Enter the magic and mystery that surround the Swiss Valais.
Renowned for its glittering mountain peaks, spectacular glaciers and endless vineyards, this region rich in legends offers a truly fascinating experience.

Legends of the Swiss Valais: An experience of majesty and fascinations

Discover the secrets of ancient Swiss Alpine villages, explore enchanted forests, admire mythical waterfalls and feel part of this incredible landscape on a wonderfully majestic exploration.

Matterhorn, Valais, Switzerland
Matterhorn, 4,478 metres

History of the Canton of Valais

The Swiss canton of Valais is a land of long history with an impressive heritage. Its roots go back to prehistoric times, developing in the Bronze Age and consolidating with the Roman Empire.

Since then, the region has developed through various dominations and integrations:
From the Burgundians to the Carolingian Empire, from the Kingdom of Burgundy to the Bishop of Sion, from the Holy Roman Empire to the retreat of the Savoy.

The country of Valais saw its name take shape in the 13th century, until the birth of a federal republic which brought together the German-speaking Upper Valais and the French-speaking Lower Valais in 1634 within the Republic of the Seven Tithings*.

Origins and historical development

Over the centuries, human activity in the Valais has developed continuously.
Various cultures have left their mark on the cultural and geographical landscape of the region, and archaeological remains such as the Celto-Roman city of Octodure* bear witness to this.

The name “Valais” probably comes from the Latin Vallis Pœnina which means “Pennine valley”, the ancient Roman geographical name.
The region has had an eventful history over the centuries, as evidenced by its current location between France and Italy in the Swiss Confederation.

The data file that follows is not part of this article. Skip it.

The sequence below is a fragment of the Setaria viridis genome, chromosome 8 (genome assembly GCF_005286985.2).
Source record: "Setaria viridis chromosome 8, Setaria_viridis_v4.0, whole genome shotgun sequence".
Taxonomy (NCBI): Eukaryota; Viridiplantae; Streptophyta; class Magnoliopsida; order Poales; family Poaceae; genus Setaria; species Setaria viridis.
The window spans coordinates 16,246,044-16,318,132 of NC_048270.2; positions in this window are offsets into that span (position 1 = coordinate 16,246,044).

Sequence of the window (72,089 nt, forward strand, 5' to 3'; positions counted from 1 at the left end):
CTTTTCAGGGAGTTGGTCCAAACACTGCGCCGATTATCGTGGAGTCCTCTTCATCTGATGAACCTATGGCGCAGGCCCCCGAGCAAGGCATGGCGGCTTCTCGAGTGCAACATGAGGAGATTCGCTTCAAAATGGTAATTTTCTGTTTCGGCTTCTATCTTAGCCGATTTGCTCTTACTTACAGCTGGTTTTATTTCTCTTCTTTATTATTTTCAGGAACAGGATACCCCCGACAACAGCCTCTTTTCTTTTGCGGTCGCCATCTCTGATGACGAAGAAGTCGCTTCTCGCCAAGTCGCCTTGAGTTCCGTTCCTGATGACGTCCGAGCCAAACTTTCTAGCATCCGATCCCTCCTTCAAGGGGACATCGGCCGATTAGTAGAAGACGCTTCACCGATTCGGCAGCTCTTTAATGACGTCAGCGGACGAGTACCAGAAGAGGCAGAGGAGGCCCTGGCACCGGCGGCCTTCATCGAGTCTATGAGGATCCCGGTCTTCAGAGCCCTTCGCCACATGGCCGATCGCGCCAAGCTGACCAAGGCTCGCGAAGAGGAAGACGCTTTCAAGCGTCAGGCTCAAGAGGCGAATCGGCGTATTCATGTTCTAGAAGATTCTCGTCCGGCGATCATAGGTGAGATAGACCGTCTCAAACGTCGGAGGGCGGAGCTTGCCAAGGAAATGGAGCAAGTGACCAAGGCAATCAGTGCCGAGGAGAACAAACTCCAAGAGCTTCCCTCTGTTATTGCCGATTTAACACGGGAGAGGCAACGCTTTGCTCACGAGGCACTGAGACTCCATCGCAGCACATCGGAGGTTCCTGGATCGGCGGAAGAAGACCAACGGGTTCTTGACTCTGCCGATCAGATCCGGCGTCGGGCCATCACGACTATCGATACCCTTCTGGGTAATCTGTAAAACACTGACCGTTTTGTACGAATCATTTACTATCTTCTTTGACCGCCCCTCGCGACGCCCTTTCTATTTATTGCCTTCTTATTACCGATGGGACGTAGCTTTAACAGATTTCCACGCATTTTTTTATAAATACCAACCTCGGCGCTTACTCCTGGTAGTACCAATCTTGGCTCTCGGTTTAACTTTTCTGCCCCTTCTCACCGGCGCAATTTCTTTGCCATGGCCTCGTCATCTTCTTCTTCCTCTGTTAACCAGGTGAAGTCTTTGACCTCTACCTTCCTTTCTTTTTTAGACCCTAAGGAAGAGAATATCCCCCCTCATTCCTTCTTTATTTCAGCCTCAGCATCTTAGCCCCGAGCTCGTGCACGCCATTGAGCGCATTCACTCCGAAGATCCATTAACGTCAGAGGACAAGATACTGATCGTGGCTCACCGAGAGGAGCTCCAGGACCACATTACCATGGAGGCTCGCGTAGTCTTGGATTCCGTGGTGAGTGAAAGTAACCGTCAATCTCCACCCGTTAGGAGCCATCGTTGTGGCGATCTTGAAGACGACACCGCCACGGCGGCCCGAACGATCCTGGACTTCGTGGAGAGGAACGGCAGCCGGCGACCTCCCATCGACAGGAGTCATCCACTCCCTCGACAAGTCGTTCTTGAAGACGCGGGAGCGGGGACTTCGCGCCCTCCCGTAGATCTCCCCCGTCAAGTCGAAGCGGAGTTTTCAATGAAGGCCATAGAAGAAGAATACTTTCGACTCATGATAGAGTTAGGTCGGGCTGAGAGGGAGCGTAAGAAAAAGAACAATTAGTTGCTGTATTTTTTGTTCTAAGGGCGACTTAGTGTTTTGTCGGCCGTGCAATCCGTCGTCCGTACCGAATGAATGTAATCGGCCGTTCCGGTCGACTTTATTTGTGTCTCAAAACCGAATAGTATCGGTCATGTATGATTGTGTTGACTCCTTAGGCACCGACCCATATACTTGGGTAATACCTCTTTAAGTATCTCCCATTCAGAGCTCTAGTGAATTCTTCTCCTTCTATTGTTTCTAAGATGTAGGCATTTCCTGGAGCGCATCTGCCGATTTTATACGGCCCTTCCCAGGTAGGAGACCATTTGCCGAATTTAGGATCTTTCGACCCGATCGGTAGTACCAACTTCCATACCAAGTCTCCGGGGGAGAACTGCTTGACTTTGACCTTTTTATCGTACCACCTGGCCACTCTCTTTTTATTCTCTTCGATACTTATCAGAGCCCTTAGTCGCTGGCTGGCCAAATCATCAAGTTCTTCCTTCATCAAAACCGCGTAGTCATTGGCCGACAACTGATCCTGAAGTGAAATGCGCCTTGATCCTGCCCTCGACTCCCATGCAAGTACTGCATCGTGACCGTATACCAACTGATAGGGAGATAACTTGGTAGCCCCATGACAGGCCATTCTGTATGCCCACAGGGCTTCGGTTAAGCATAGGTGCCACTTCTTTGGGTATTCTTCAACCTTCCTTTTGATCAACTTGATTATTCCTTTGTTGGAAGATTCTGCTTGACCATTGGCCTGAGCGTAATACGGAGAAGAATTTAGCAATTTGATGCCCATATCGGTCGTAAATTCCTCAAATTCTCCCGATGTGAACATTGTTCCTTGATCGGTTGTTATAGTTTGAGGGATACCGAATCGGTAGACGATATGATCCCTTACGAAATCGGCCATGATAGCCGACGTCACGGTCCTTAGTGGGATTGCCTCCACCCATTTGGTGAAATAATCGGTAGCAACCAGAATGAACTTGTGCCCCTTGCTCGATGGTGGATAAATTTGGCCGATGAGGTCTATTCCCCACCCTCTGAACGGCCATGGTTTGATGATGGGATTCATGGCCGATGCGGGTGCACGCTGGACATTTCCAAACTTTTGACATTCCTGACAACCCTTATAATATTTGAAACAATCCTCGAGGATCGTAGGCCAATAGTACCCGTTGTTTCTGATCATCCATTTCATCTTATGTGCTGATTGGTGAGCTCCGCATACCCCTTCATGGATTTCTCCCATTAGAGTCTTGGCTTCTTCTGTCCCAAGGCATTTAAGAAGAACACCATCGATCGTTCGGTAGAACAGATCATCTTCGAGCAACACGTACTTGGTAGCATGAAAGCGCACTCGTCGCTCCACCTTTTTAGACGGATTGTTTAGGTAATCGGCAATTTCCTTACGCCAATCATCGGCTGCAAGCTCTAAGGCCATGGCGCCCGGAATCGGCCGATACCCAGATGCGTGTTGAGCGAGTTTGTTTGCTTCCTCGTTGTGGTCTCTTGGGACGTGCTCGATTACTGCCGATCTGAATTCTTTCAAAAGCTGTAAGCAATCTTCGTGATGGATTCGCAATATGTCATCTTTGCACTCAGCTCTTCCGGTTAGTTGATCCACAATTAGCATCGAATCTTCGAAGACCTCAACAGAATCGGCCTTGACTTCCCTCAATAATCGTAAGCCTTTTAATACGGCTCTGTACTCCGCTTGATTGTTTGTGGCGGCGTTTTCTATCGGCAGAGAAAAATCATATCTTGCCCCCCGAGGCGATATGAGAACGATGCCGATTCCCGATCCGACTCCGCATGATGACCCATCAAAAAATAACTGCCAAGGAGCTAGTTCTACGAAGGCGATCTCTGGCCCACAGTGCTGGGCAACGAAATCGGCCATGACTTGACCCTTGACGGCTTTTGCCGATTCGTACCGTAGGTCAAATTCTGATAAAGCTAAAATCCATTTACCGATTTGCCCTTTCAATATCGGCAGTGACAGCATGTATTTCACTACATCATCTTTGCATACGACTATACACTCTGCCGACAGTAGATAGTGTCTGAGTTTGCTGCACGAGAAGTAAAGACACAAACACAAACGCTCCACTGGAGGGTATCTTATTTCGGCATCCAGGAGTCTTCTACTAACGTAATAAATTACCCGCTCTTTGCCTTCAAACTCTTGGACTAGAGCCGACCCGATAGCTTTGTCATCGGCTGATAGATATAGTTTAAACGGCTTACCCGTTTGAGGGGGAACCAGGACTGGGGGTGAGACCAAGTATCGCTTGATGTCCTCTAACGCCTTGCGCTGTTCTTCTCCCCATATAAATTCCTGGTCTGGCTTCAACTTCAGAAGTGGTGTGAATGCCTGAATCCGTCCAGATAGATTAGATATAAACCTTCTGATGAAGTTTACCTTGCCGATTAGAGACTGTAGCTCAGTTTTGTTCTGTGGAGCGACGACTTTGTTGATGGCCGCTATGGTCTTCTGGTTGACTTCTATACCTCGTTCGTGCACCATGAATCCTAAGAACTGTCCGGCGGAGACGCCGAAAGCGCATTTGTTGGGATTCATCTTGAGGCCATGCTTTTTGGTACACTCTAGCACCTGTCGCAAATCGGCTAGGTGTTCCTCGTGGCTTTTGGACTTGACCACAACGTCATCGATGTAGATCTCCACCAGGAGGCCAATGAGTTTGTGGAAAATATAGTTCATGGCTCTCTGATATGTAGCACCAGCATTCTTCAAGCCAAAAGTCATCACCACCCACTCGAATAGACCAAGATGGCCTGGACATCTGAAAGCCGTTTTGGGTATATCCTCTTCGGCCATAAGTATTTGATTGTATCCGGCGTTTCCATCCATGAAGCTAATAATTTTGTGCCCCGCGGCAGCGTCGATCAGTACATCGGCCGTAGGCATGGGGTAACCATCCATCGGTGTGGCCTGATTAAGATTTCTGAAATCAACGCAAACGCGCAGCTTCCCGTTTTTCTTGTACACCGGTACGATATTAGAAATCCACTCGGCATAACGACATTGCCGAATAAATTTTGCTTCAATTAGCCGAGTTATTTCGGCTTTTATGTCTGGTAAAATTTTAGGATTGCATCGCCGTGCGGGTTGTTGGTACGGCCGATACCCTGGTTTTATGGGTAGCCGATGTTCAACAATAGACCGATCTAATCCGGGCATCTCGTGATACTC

Valais became the 21st canton of the Swiss Confederation on 4 August 1815.

Key events

The Protestant Reformation of the 16th century had a profound impact on the population of the Valais: historic sites such as the Abbey of Saint-Maurice*, the oldest monastic establishment in the Christian West still in operation, still bear witness to this period of contradictions and conflicts.

Main town and its monuments

The administrative capital of the canton is Sion, an ancient medieval fortress built on the steep slopes of a hill near the Rhône river. Today, Sion is home to several notable historical sites such as the Tourbillon castle built in the 13th century, the fortified medieval upper town, the 17th century Capuchin convent and the Marjorie tower built in the 13th century.

Tourbillon Castle, Sion, Valais, Switzerland
Tourbillon Castle, Sion

Geography of the Valais

With a total area of 5,114 km² and a considerable percentage of mountains, more than 80%, it offers travellers an exceptional variety of spectacular alpine landscapes.

Geographical location and climate

The Valais is located in the southwest of Switzerland, on the border between France and Italy. It is bordered by the Western Alps with one of the highest mountains in Europe: the Cervin in French, the Cervino in Italian or Matterhorn in German, culminating at 4,478 metres.